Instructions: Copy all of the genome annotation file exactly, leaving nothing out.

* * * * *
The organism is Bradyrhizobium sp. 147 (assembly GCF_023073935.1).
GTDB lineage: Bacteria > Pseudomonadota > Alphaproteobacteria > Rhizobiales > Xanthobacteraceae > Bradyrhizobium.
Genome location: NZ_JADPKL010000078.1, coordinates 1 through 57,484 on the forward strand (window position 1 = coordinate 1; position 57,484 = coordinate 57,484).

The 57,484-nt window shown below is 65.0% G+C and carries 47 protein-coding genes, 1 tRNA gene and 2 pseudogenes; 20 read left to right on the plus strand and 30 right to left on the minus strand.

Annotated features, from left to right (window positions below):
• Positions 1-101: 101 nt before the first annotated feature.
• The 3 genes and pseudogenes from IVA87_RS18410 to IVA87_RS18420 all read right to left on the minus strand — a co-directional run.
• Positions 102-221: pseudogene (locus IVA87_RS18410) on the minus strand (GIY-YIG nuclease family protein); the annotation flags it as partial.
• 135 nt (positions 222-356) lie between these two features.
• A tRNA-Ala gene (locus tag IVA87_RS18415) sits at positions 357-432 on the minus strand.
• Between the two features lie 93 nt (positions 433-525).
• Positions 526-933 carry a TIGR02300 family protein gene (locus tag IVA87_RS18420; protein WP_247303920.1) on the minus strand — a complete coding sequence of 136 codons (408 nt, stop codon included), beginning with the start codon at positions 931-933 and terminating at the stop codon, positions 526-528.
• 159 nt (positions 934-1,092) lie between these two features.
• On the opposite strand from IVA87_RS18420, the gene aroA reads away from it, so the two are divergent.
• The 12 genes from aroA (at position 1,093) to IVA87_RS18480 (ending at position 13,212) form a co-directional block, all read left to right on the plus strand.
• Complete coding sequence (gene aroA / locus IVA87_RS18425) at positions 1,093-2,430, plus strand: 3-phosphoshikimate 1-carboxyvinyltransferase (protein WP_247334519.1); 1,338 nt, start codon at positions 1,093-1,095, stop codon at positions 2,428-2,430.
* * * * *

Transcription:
The organism is Bradyrhizobium sp. 147 (assembly GCF_023073935.1).
GTDB lineage: Bacteria > Pseudomonadota > Alphaproteobacteria > Rhizobiales > Xanthobacteraceae > Bradyrhizobium.
Genome location: NZ_JADPKL010000078.1, coordinates 1 through 57,484 on the forward strand (window position 1 = coordinate 1; position 57,484 = coordinate 57,484).

The 57,484-nt window shown below is 65.0% G+C and carries 47 protein-coding genes, 1 tRNA gene and 2 pseudogenes; 20 read left to right on the plus strand and 30 right to left on the minus strand.

Annotated features, from left to right (window positions below):
• Positions 1-101: 101 nt before the first annotated feature.
• The 3 genes and pseudogenes from IVA87_RS18410 to IVA87_RS18420 all read right to left on the minus strand — a co-directional run.
• Positions 102-221: pseudogene (locus IVA87_RS18410) on the minus strand (GIY-YIG nuclease family protein); the annotation flags it as partial.
• 135 nt (positions 222-356) lie between these two features.
• A tRNA-Ala gene (locus tag IVA87_RS18415) sits at positions 357-432 on the minus strand.
• Between the two features lie 93 nt (positions 433-525).
• Positions 526-933 carry a TIGR02300 family protein gene (locus tag IVA87_RS18420; protein WP_247303920.1) on the minus strand — a complete coding sequence of 136 codons (408 nt, stop codon included), beginning with the start codon at positions 931-933 and terminating at the stop codon, positions 526-528.
• 159 nt (positions 934-1,092) lie between these two features.
• On the opposite strand from IVA87_RS18420, the gene aroA reads away from it, so the two are divergent.
• The 12 genes from aroA (at position 1,093) to IVA87_RS18480 (ending at position 13,212) form a co-directional block, all read left to right on the plus strand.
• Complete coding sequence (gene aroA / locus IVA87_RS18425) at positions 1,093-2,430, plus strand: 3-phosphoshikimate 1-carboxyvinyltransferase (protein WP_247334519.1); 1,338 nt, start codon at positions 1,093-1,095, stop codon at positions 2,428-2,430.